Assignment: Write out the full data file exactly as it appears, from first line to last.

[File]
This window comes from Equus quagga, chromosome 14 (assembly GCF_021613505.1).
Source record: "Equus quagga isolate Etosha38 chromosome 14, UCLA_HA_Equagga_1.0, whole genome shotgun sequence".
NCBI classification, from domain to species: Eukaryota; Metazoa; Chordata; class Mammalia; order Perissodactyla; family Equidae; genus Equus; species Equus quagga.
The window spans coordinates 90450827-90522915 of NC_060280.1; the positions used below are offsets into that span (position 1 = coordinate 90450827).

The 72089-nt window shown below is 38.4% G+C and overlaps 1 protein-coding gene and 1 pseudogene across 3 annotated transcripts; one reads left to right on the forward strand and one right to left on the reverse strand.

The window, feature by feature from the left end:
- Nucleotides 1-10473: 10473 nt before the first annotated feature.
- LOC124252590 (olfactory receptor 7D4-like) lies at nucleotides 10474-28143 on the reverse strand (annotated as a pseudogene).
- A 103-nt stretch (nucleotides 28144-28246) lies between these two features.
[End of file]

This window comes from Equus quagga, chromosome 14 (assembly GCF_021613505.1).
Source record: "Equus quagga isolate Etosha38 chromosome 14, UCLA_HA_Equagga_1.0, whole genome shotgun sequence".
NCBI classification, from domain to species: Eukaryota; Metazoa; Chordata; class Mammalia; order Perissodactyla; family Equidae; genus Equus; species Equus quagga.
The window spans coordinates 90450827-90522915 of NC_060280.1; the positions used below are offsets into that span (position 1 = coordinate 90450827).

The 72089-nt window shown below is 38.4% G+C and overlaps 1 protein-coding gene and 1 pseudogene across 3 annotated transcripts; one reads left to right on the forward strand and one right to left on the reverse strand.

The window, feature by feature from the left end:
- Nucleotides 1-10473: 10473 nt before the first annotated feature.
- LOC124252590 (olfactory receptor 7D4-like) lies at nucleotides 10474-28143 on the reverse strand (annotated as a pseudogene).
- A 103-nt stretch (nucleotides 28144-28246) lies between these two features.